Several centuries ago an African people of Nguni descent moved southwards from Central Africa and a group of them eventually settled, during the mid eighteenth century, in the area which is now Swaziland. The kings of Swaziland date back to some considerable time to when the Royal line of Dlamini lived in the vicinity of Delagoa Bay. The Swazi people as a nation were originally formed by 15 clans known as bemdzabuko ( "true Swazi" ) who accompanied the Dlamini kings. The 15 founding clans were Dlamini, Hlope, Kunene, Mabuza, Madonsela, Mamba, Matsebula, Mdluli, Motsa, Ngwenya, Shongwe, Sukati, Tsabedze, Twala and Zwane. Other Swazi clans are the Emakhandzambili clans ("those found ahead", e.g. the Gamedze), meaning that they were on the land prior to Dlamini immigration and conquest and the Emafikemuva ("those who came behind") who joined the kingdom later. The Nguni people are recorded as having entered the territory of Swaziland around the year 1600. Under the leadership fo Dlamini III, settlement took place in 1750, along the Pongola River where it cuts through the Lubombo mountains. In the late 1830s, initial contact occurred among the Swazi, the Boers, and the British. A substantial portion of Swazi territory was ceded to the Transvaal Boers first under Mswati II and later under Mbandzeni, the first of many concessions to European interests. The Pretoria Convention for the Settlement of the Transvaal in 1881 recognized the independence of Swaziland and defined its boundaries. The Ngwenyama was not a signatory, and the Swazi claim that their territory extends in all directions from the present state. Britain claimed authority over Swaziland in 1903, and independence was regained in 1968.
Dancing and singing, including praise-singing, are prominent in Swazi culture. Pottery and carving were minor arts. Swazi marriage is called "umtsimba", it is usually on a weekend in dry season (June - August). Bride and her relatives go to groom's homestead on Friday evening. Saturday morning - bridal party sit by nearby river, eat beast (goat/cow) offered by groom's family; afternoon - dance in the groom's homestead. Sunday morning - bride, with her female relatives, stabs ground with a spear in man's cattle kraal, later she is smeared with red ochre. The smearing is the high point of marriage - no woman can be smeared twice. Bride presents gifts to husband and his relatives. Umhlanga is one of the well known cultural events in Swaziland held in August/September for young unmarried girls to pay homage to the Ndlovukati. Incwala is another Swazi cultural event held in December/January depending on the phases of the moon. This ceremony, also known as the "First Fruits" ceremony marks the King's tasting of the new harvest.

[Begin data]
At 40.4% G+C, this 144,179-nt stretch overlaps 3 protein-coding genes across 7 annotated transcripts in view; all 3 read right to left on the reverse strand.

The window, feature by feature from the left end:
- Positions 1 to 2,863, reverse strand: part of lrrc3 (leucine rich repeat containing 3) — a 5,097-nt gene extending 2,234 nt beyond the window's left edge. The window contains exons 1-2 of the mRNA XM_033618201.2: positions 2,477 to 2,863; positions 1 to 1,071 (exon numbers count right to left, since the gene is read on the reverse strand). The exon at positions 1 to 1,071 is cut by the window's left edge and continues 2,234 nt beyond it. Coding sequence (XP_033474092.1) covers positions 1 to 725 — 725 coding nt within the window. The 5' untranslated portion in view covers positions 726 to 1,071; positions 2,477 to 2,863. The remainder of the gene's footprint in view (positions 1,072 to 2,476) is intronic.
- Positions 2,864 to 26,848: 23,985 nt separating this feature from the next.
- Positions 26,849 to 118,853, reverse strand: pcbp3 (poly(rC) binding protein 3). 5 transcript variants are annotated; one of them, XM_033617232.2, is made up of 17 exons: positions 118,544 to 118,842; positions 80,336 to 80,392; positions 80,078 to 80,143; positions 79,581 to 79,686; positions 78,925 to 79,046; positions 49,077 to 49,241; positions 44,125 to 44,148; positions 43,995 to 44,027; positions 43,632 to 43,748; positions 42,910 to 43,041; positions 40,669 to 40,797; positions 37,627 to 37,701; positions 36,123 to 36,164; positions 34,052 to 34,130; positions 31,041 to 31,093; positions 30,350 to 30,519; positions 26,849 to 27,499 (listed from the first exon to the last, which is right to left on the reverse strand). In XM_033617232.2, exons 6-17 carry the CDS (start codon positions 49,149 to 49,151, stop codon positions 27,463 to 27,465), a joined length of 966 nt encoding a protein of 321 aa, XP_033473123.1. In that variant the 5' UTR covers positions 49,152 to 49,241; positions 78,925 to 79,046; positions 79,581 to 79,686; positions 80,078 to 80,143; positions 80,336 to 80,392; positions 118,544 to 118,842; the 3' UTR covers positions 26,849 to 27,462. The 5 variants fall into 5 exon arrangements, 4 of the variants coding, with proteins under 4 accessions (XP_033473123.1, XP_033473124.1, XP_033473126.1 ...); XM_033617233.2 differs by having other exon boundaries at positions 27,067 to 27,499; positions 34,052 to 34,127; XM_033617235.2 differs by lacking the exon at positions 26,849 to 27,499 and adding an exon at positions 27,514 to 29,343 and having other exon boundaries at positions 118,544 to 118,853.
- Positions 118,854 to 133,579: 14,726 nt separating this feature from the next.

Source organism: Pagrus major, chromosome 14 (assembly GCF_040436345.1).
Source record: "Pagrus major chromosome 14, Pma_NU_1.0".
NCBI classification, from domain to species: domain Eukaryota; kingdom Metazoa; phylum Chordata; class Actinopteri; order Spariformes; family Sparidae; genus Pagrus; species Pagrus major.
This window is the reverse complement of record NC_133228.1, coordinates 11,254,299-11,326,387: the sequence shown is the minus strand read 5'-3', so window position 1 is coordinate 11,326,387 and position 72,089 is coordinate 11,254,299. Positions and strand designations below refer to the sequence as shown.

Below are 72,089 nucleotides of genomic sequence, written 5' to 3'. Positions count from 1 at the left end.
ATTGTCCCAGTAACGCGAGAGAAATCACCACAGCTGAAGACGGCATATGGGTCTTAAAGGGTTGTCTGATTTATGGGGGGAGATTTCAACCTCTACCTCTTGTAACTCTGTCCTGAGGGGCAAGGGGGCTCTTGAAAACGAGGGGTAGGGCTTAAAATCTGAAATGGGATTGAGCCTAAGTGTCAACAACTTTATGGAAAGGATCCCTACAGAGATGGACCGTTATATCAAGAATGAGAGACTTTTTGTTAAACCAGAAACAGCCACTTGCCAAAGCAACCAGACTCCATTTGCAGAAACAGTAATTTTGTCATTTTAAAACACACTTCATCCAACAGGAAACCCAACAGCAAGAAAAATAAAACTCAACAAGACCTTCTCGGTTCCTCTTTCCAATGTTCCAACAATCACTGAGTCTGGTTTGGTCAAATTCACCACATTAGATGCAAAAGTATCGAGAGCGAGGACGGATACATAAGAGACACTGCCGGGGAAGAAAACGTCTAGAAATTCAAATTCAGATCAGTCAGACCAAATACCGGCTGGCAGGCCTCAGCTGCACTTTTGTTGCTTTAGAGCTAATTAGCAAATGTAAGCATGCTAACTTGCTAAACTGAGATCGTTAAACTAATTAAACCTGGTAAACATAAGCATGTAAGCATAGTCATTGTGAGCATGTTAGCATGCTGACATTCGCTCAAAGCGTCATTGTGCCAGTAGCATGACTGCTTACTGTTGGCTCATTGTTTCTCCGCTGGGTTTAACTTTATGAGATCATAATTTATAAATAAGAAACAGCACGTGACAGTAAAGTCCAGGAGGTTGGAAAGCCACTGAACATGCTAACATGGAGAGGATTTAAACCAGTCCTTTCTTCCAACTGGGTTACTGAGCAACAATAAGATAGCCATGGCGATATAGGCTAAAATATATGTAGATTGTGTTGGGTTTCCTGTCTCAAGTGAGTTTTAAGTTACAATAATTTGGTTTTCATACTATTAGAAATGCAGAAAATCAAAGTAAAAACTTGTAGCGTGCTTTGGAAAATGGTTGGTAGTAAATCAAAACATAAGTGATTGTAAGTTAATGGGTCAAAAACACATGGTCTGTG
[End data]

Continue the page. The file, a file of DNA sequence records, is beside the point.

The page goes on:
A supreme God/creator is recognised, but more important are the spirits of ancestors. Swazi religion speaks of a creator known as Mvelincanti (he who was there from the beginning). However, Mvelincanti is too remote and so it is ancestral spirits emadloti is more relevant in day to day life.  Beasts are slaughtered and beer was brewed to please (propitiate) the spirits, and ask for help. The rituals are performed at the level of family associated with birth, death and marriage.  Some Swazis are also Christians.
- Swaziland National Trust Commission. "CULTURAL RESOURCES: Swazi Culture The Incwala or Kingship Ceremony". Retrieved 22 November 2013.
- Kasenene, Peter (1992). Religion in Swaziland. South Africa: ABC-CLIO. p. 384. ISBN 0313032254.